New Story: “The Borovsky Circus Goes to Littlefield”

I have a short story in Issue 12 of Hobart, which is available for pre-order now. I’m delighted to be in the same table of contents as some of my favorite writers (and people) like Roxane Gay and Brian Oliu. My piece, “The Borovsky Circus Goes to Littlefield,” is about a traveling Russian circus whose promoters abandon it in a small town in Texas. This story was a bit of an experiment for me. It’s written as sort of a series of flashes, each narrated through a different point of view character. I think it came out really well and I’m super jazzed about it, so go get it!

Hobart is one of my favorite magazines and one of the fun things they do is ask authors to create “DVD-style bonus materials” to help promote the new issues. I created a Google Map of Littlefield, Texas, complete with some little anecdotes outside the purview of the original story. Go check out all the fun bonus materials, and be sure to nab a copy of Issue 12!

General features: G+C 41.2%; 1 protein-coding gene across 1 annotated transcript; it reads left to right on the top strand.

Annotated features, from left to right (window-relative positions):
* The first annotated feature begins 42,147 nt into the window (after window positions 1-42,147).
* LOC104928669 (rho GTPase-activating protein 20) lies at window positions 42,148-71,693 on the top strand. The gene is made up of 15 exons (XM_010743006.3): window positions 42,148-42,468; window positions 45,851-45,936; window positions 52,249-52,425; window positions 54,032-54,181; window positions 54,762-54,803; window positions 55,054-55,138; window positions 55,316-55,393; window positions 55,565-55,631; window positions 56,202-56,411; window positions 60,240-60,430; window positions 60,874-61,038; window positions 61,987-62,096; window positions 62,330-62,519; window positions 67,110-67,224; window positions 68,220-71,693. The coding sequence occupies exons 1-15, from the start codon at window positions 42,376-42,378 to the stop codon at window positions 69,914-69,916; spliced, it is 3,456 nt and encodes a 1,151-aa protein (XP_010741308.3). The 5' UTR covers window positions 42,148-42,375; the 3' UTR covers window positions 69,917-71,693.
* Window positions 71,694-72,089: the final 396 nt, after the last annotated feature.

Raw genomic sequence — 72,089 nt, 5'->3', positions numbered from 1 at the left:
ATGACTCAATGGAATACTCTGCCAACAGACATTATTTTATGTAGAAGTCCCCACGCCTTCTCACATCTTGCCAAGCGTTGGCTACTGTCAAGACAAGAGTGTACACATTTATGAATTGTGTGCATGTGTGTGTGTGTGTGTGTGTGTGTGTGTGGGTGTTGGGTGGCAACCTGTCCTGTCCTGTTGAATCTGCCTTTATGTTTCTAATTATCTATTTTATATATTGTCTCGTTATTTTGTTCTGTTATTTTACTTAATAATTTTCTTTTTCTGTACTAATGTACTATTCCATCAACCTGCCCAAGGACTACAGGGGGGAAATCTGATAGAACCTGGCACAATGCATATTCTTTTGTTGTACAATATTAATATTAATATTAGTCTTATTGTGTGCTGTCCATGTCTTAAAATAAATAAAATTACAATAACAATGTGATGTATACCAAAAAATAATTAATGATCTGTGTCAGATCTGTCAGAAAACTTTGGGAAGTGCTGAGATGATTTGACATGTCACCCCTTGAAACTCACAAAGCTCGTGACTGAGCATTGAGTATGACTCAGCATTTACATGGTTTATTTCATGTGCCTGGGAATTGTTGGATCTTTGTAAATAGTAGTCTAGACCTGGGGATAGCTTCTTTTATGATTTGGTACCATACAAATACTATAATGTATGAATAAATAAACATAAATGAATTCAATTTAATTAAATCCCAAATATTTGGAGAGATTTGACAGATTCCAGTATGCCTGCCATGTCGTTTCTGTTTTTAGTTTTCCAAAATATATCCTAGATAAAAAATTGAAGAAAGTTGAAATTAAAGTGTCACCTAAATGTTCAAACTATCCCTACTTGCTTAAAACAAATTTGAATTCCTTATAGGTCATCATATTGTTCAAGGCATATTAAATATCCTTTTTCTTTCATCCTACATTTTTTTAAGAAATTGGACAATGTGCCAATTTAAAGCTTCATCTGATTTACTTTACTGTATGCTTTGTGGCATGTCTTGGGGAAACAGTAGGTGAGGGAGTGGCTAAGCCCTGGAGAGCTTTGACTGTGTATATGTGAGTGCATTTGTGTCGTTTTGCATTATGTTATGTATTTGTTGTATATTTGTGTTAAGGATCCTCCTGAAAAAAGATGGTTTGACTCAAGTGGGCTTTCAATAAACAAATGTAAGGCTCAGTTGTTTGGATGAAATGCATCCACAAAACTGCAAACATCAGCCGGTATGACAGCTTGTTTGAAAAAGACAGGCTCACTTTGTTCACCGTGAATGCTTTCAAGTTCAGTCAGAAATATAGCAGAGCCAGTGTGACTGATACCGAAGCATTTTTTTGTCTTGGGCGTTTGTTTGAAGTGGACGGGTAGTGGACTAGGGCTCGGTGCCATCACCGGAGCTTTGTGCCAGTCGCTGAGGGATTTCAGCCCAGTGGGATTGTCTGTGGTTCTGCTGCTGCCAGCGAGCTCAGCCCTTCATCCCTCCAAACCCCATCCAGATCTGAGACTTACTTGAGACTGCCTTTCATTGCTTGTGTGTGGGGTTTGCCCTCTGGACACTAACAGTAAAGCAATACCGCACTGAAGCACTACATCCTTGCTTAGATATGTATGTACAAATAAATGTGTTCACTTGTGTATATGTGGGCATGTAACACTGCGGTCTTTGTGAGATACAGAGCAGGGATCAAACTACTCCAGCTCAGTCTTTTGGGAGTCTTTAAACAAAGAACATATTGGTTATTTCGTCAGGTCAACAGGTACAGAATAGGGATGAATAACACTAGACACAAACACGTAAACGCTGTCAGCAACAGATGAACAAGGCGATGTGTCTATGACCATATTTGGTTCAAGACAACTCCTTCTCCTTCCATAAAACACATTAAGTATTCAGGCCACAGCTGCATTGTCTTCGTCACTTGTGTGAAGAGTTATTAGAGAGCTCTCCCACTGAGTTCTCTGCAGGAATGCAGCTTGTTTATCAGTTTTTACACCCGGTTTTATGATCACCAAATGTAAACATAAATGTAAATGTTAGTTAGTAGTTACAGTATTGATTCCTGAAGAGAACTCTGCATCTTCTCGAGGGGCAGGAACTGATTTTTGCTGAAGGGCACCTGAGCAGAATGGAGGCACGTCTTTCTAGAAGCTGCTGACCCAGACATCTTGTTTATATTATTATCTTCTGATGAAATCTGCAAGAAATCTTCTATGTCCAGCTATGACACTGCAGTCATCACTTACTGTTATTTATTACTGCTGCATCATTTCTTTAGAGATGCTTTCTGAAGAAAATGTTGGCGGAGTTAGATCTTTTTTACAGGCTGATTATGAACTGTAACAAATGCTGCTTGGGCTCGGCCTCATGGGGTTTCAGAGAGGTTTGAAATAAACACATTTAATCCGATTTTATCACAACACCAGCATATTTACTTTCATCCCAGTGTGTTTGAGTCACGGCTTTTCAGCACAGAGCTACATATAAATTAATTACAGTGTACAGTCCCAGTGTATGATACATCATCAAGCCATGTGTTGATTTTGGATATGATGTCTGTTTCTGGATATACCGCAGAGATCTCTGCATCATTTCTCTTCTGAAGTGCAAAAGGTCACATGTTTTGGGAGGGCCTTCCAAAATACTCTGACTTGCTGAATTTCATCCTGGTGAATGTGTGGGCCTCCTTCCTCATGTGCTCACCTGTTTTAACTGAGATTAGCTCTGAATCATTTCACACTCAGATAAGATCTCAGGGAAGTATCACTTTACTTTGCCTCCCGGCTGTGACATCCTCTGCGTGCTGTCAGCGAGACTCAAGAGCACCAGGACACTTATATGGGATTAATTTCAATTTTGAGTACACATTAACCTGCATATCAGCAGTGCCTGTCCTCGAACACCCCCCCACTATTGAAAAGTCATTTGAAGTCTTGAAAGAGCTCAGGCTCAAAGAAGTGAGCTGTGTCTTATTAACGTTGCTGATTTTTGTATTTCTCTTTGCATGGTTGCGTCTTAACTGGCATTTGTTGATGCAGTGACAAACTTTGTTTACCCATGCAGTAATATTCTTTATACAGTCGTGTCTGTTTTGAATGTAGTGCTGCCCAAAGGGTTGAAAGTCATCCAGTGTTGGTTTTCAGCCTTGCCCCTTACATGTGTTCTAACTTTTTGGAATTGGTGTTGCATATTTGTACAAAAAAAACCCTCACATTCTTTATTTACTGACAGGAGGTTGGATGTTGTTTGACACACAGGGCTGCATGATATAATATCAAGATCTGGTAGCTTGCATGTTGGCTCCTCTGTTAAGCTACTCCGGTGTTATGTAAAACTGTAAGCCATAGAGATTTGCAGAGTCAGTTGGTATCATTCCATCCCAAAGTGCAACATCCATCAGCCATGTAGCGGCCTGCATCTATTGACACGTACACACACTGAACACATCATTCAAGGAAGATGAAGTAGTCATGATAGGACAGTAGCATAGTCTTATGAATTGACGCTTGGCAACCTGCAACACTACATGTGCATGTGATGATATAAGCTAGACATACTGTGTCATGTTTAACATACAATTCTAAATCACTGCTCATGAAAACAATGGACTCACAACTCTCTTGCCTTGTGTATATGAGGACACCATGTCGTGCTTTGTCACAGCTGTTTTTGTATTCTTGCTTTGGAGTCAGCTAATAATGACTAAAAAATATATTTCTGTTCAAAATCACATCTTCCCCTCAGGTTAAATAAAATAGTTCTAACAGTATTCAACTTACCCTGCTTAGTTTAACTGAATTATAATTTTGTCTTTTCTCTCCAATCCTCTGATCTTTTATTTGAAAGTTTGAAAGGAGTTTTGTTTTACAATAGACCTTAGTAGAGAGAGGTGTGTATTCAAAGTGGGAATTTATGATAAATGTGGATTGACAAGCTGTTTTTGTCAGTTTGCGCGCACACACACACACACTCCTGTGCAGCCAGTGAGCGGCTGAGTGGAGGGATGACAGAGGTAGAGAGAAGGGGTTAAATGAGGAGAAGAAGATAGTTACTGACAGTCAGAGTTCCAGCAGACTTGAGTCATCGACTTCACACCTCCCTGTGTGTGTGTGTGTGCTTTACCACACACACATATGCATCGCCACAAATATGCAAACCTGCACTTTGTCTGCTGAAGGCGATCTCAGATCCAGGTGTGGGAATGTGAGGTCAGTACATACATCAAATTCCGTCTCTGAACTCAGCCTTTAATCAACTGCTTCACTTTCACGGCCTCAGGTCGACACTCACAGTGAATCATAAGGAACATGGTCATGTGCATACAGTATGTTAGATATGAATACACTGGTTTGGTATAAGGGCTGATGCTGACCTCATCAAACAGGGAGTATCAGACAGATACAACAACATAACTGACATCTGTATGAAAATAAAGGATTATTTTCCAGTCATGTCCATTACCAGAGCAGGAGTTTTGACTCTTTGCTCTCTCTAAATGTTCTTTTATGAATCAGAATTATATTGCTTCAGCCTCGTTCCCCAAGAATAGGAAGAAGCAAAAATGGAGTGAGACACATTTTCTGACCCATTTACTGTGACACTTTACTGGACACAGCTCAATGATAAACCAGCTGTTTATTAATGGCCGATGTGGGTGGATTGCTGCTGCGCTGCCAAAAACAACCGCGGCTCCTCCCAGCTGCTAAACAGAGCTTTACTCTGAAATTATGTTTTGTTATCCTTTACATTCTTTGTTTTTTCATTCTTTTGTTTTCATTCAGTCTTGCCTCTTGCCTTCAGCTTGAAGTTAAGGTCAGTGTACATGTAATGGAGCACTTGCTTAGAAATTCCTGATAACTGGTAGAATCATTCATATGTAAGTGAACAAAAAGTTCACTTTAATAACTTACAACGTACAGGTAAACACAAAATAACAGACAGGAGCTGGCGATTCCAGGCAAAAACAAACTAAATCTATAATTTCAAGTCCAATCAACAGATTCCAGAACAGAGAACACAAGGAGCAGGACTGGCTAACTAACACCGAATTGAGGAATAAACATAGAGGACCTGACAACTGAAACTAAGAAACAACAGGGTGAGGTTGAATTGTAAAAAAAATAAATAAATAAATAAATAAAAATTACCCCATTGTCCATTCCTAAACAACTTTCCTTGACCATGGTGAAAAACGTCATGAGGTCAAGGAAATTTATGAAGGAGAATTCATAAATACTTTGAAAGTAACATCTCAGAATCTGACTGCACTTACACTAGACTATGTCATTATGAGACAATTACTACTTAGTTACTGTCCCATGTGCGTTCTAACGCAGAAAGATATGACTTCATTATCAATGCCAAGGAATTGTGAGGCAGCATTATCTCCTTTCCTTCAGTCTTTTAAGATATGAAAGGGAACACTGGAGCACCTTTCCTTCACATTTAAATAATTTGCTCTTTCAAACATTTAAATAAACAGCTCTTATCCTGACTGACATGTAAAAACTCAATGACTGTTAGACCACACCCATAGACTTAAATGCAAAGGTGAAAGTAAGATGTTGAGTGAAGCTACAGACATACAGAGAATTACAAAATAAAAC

Here’s a little preview of “The Borovsky Circus Goes to Littlefield”:

Originally from India, Sandeep came with the circus from Russia for a two-year, forty-city tour across the Western United States. They were billed as The Great Baker Circus, though at home they are called The Borovsky Circus. There are clowns, gymnasts, jugglers, aerial artists, and a menagerie of animals whose native lands span the globe: Indian tigers, African elephants, Russian horses, hulking Canadian bears, German toy poodles that stand on top of one another like oranges in a crate.

Three cities into their tour, the promoters have pulled their money. Far from the peaceful snowdrifts of Moscow and even farther from the lush green forests of Dalma, the circus is stuck in the arid Texas desert. The performers and trainers did not know this could happen. Their contract was in English. Between them they speak most languages, but they only read Russian, Mandarin, Swedish, a little Cantonese and Urdu. The lawyer translated the basics of what they were signing. This clause, he did not translate.

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